Damian Warner in the decathlon 100m at the World Athletics Championships Oregon22 (© Getty Images)
Canada’s Olympic and world indoor champion Damian Warner made a strong start in his bid to earn a first world decathlon title at the age of 32 as he established a 90-point lead after a morning session involving two of his best events, the 100m and long jump, and the shot put.
On day nine at the World Athletics Championships Oregon22, Warner moved on to the afternoon session’s high jump and 400m on 2846 points, with Zachery Ziemek of the United States on 2756 and Puerto Rico’s Ayden Owens-Delerme on 2728.
Warner’s teammate Pierce LePage, the Commonwealth silver medallist, was three points behind in fourth place, one ahead of France’s world record-holder Kevin Mayer, right achilles tendon heavily taped, who performed well enough in the opening two events but failed to deliver a shot put close to his best of 17.08m, only managing 14.98m.
Warner had begun the day by running the fastest 100m, 10.27, into a 0.8m/s headwind.
He tightened up a little over the final 20 metres before producing an adept dip, but his face showed he was slightly less than satisfied with his performance, given he equalled the world decathlon best running 10.12 in Tokyo last summer.
His 26-year-old compatriot LePage finished fastest to clock 10.39, and Australia’s Olympic bronze medallist Ash Moloney clocked a season’s best of 10.49.
Mayer produced the sixth best performance with a season’s best of 10.62, 0.06 faster than he had managed in winning silver at last year’s Tokyo Games.
That took Warner into the second event with 1030 points, with LePage on 1001 and Moloney on 997.
But if Warner was lukewarm about his opening event, he liked his second long jump enough to clap his hands vigorously and shout: “Come on!” The mark, 7.87m, was less than his personal best of 8.28m and his season’s best of 8.05m, but it was enough to compound his lead as he added a further 1027 points.
Ziemek made up ground as he posted the second-best long jump of 7.70m ahead of Owens-Delerme’s personal best of 7.64m, Norway’s Sander Skotheim on 7.55m, and Mayer and LePage, who each managed a season’s best 7.54m.
Grenada’s Commonwealth champion Lindon Victor produced the best shot put of the day with 16.00m, with Ziemek making up further ground with a personal best of 15.37m that gave him third place.
Meanwhile, Estonia’s 2019 world silver medallist Maicel Uibo, watched by his wife Shaunae Miller-Uibo, the newly-established world 400m champion, finished the session in 12th place on 2521 points.
Hayward Field, which has witnessed spectacular home sprinting over the last week, saw two United States sprint hurdlers come to grief in the heats, including defending champion Nia Ali.
The 33-year-old from Pennsylvania, who has returned to action after having a daughter with Canada’s Olympic 200m champion Andre De Grasse, had a wildcard for the 100m hurdles thanks to the gold she earned in Doha three years ago.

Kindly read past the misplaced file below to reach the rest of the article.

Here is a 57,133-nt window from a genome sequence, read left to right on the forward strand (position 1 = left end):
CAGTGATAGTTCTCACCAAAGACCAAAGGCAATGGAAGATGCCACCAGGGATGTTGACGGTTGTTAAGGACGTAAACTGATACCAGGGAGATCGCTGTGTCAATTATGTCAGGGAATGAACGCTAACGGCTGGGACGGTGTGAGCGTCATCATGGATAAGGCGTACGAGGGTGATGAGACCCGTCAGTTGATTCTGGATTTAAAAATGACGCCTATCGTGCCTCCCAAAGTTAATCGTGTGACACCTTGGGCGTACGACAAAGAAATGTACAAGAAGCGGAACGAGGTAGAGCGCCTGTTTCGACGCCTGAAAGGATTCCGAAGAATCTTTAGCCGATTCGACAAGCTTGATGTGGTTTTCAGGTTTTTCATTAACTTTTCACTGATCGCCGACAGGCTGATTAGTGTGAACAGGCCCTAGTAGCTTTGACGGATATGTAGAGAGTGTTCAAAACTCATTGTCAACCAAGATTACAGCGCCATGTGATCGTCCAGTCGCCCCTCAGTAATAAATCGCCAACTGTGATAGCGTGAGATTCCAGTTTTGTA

But her defence was over almost as soon as it had begun as what looked like an imminent victory in the opening heat turned into calamity as she hit the ninth hurdle and then the deck after staggering on to the final flight.
“I was running a really good race but I let the speed carry over and I didn’t keep my technique tight enough and lost everything,” Ali said afterwards, adding rather poignantly that all her family were trackside to watch her.
Worse was to follow as Alysha Johnson, the only athlete to have beaten Puerto Rico’s Olympic champion Jasmine Camacho-Quinn in the last two years, stuttered in front of her first hurdle as if she had never faced such a challenge before, and her race was done.
Normal service was resumed by the two remaining home 100m hurdlers as world record-holder and Olympic silver medallist Keni Harrison won in 12.60 and Alia Armstrong clocked 12.48, just 0.01 off the personal best she set at the US Championships.
The latter was the second-fastest time of the day behind the African record of 12.40 set by the exuberant Tobi Amusan of Nigeria, who missed a medal by one place at last year’s Olympics but looks all set to reach the podium in Eugene – barring accident.
Meanwhile Camacho-Quinn qualified third-fastest in 12.52 after a tentative start, although in her rather subdued trackside interview she referred enigmatically to “some issues” that she would have to “work through”.
Jamaica’s Olympic bronze medallist Megan Tapper was ninth fastest in 12.73.
There were no excursions or alarms for the defending world champion in the women’s long jump qualifying, however, as Germany’s Olympic gold medallist Malaika Mihambo surpassed the automatic qualifying mark of 6.75m for tomorrow’s final with an opening effort of 6.84m, the second best of the session.
Home jumper Quanesha Burks topped qualifying with 6.86m, with Nigeria’s world and Olympic bronze medallist Ese Brume on 6.82m, Ukraine’s 2019 world silver medallist Maryna Bekh-Romanchuk on 6.81m, Khaddi Sagnia of Sweden on 6.78m and Australia’s Brooke Buschkuehl on 6.76m also qualifying automatically.
Mike Rowbottom for World Athletics